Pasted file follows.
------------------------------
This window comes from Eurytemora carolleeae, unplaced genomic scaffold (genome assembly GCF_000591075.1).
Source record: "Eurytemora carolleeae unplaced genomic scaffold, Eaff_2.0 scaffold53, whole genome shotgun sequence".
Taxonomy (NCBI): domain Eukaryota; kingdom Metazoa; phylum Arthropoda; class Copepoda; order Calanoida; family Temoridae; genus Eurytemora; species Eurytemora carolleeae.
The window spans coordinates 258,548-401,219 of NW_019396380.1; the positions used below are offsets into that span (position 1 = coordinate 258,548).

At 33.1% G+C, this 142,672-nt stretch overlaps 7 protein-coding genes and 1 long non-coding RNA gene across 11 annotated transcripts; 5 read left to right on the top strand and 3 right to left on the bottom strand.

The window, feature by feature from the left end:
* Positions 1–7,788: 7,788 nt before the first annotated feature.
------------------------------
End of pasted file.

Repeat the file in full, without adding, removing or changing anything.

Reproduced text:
This window comes from Eurytemora carolleeae, unplaced genomic scaffold (genome assembly GCF_000591075.1).
Source record: "Eurytemora carolleeae unplaced genomic scaffold, Eaff_2.0 scaffold53, whole genome shotgun sequence".
Taxonomy (NCBI): domain Eukaryota; kingdom Metazoa; phylum Arthropoda; class Copepoda; order Calanoida; family Temoridae; genus Eurytemora; species Eurytemora carolleeae.
The window spans coordinates 258,548-401,219 of NW_019396380.1; the positions used below are offsets into that span (position 1 = coordinate 258,548).

At 33.1% G+C, this 142,672-nt stretch overlaps 7 protein-coding genes and 1 long non-coding RNA gene across 11 annotated transcripts; 5 read left to right on the top strand and 3 right to left on the bottom strand.

The window, feature by feature from the left end:
* Positions 1–7,788: 7,788 nt before the first annotated feature.